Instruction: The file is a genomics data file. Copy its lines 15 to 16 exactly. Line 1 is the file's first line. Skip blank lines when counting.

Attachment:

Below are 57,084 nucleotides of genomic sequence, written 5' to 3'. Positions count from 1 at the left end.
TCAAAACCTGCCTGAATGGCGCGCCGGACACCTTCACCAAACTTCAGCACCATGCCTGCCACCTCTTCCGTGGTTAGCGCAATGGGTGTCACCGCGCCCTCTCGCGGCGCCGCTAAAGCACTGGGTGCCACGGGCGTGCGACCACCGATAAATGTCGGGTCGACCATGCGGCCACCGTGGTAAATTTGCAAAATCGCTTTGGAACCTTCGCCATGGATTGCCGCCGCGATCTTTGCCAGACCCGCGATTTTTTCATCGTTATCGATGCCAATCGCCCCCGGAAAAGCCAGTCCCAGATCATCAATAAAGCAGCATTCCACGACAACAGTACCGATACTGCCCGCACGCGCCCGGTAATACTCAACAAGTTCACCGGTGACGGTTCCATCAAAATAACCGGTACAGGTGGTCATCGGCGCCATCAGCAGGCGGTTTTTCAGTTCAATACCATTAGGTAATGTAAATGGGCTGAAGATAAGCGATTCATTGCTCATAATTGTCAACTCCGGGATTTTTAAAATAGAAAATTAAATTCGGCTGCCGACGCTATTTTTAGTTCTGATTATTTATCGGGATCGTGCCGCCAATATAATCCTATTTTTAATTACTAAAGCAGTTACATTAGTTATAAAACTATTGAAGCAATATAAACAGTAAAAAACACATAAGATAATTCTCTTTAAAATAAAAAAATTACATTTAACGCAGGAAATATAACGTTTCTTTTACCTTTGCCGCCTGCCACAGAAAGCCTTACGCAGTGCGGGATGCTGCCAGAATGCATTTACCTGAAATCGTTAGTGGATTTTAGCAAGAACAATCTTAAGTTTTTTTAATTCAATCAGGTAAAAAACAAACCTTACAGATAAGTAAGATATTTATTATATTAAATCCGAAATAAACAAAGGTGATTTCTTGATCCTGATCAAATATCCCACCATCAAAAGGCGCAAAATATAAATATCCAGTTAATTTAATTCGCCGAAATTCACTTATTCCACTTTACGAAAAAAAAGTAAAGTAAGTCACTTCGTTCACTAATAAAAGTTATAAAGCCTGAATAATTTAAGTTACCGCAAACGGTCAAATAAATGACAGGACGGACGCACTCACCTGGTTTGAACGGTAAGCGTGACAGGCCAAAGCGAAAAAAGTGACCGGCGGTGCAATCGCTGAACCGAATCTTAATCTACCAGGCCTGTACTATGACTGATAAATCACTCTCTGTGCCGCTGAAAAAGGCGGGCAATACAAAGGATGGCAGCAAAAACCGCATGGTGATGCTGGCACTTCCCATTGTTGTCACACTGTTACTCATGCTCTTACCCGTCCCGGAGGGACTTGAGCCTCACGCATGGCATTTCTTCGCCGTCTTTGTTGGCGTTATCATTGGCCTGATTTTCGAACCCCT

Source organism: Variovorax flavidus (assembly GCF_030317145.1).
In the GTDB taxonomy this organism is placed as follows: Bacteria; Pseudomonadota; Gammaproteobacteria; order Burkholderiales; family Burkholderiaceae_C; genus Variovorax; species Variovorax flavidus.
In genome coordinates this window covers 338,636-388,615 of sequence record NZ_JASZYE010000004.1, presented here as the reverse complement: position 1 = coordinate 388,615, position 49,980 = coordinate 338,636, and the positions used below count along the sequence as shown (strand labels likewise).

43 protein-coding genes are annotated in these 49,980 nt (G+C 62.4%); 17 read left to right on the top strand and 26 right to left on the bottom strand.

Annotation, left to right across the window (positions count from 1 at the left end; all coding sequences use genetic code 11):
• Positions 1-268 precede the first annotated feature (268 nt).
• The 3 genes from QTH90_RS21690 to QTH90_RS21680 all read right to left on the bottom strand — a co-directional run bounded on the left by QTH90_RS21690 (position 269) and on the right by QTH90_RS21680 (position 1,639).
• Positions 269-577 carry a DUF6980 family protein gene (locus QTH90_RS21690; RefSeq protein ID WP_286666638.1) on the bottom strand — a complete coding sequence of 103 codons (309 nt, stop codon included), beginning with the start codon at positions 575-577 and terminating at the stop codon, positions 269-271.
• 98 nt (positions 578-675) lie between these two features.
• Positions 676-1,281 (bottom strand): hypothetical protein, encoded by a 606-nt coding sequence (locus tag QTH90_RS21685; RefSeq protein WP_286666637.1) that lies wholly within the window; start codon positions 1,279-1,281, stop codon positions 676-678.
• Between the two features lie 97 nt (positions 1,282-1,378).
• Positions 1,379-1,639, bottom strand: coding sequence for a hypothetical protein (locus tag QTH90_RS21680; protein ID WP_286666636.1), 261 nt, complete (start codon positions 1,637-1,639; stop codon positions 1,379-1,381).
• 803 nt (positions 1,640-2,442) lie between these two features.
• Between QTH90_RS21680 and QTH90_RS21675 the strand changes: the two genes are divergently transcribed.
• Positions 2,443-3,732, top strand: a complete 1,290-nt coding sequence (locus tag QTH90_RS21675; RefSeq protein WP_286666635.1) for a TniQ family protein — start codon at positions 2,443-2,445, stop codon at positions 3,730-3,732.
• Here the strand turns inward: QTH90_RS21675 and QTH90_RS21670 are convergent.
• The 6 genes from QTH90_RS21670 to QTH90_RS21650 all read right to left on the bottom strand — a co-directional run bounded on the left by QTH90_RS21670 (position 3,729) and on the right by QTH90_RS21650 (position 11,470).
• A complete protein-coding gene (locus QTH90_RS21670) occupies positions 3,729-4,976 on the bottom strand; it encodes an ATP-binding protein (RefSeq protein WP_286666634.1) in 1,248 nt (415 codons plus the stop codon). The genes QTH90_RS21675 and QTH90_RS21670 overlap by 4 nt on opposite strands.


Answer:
• 803 nt (positions 1,640-2,442) lie between these two features.
• Between QTH90_RS21680 and QTH90_RS21675 the strand changes: the two genes are divergently transcribed.